Tuesday, March 13, 2012


Its is amazing how many saints knew each other in their lifetime. They say opposites attract but I am sure that those who follow the path of the Lord also attract one another. They seem to support one another in their search for Truth. Examples are Sts. Teresa of Avila and John of the Cross, Vincent de Paul and Louise de Marillac, who co-founded the Daughters of Charity. In more modern times we have St. Damien of Molokai and the soon to be canonized BLESSED MARIANNE COPE, O.S.F., also known as the Blessed Marianne of Molokai, (1838-1918). She was a member of the Sisters of St Francis of Syracuse, N.Y. In 1883, Mother Marianne, a Superior General of the congregation, received a plea for help in caring for leprosy sufferers from King Kalākaua of Hawaii. More than 50 religious institutes had already declined his request for Sisters to do this. She responded to the letter enthusiastically:
"I am hungry for the work and I wish with all my heart to be one of the chosen ones, whose privilege it will be, to sacrifice themselves for the salvation of the souls of the poor Islanders... I am not afraid of any disease, hence it would be my greatest delight even to minister to the abandoned lepers".

In 1888 she moved to Kalaupapa, both to care for the dying Father Damien- who was already known internationally for his heroic care of the lepers -and to assume his burdens. She spent many years caring for the lepers on the island of Molokai. Despite direct contact with the patients over many years, Bl. Marianne was not afflicted by the disease, considered by some to be miraculous. The community which she founded on Molokai continues to minister to the few (about 12) patients afflicted with Hansen’s Disease while the Franciscan Sisters also work at several schools and have ministries throughout the Hawaiian islands. While I lived on Oahu I often went to daily Mass at the girls school run by the sisters of her order, in Manoa Valley, just blocks from where I lived.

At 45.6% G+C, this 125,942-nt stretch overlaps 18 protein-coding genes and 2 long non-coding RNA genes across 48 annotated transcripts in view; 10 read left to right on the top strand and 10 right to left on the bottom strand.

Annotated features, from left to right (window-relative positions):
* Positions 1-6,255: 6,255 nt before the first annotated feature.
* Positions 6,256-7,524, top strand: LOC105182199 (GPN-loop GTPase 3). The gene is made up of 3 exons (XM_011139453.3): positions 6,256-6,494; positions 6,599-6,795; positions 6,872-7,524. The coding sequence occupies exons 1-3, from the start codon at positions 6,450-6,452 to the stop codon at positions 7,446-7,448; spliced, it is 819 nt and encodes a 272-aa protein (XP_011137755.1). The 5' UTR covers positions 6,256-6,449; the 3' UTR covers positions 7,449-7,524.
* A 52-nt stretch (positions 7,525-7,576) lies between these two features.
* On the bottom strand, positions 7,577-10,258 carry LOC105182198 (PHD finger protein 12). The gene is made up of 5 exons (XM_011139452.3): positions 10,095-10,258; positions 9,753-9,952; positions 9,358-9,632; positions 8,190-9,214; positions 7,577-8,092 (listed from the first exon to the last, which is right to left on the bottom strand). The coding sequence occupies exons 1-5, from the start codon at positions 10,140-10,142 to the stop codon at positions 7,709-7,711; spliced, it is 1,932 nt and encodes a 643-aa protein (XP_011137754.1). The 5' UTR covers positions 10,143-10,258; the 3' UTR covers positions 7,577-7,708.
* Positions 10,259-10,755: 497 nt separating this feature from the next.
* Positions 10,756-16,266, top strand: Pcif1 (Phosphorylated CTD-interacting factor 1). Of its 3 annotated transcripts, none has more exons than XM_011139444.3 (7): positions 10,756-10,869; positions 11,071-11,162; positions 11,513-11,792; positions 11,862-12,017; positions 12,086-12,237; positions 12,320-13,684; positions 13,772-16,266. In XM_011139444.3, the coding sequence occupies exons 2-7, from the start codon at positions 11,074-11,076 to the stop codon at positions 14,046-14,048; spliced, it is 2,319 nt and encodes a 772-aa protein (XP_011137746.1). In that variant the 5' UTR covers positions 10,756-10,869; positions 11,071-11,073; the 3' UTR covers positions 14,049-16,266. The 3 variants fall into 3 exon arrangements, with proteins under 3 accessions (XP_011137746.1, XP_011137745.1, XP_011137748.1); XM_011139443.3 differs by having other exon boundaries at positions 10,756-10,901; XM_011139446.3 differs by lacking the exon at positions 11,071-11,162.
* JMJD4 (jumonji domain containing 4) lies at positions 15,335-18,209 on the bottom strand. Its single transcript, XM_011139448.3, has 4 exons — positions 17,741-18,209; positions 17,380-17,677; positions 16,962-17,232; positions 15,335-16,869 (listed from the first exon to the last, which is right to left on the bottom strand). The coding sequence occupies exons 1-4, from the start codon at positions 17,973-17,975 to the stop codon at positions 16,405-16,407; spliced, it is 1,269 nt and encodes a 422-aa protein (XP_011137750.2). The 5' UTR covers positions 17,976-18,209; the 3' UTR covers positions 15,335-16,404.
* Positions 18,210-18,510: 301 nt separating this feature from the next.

I was fortunate to visit Kalaupapa, Molokai, when it was still a "leprosarium". Permission had to be obtained from the health department, which was gotten through doctor friends. I then flew in with the mailman, an adventure in itself as the tiny runway was either a hit or miss affair- missing meant going into the waters.  I was told to bring my own lunch in a sack, as there were no facilities for guests. I was met at the two-seater plane by my "guide" for the day, an elder who had contracted Hansen's Disease in the days before the sulfa drugs. She drove the small car with great efficiency, considering she had no fingers on her hands. I met many of the people that day, there being about 100 left in the colony. In the hospital itself there were still the sisters and about  20 patients. All of the people living there were doing so by choice. While their disease had been arrested, they were scarred and felt more comfortable in their "paradise". A fond memory is of the man who filled my lunch bag with gardenias from his garden. Many hedges of this fragrant flower surrounded his small home. When he noticed me smelling the flowers he came outside and told me to take all I wanted and helped me pick them. I found a cheerfulness among these people and a great love for the sisters who cared for them as well as pride in their Father Damien.

Bl. Marianne will be canonized on October 21, 2012, along with BL. KATERI TEKAWITHA. another great North American saint.

1 comment:

  1. M. Hildegard,
    What a wonderful blog you have! I particularly enjoyed the one about Molokai, since that is my ancestral home. My mother was born and raised there, and was the descendant of Protestant missionaries from the Boston area. My great-great-grandfather established the first church on Molokai, long before Father Damien. My great-grandfather wrote the first Hawaiian/English Bible. The second church building, constructed in 1855, still stands at Kaluaaha. -Ned Griffin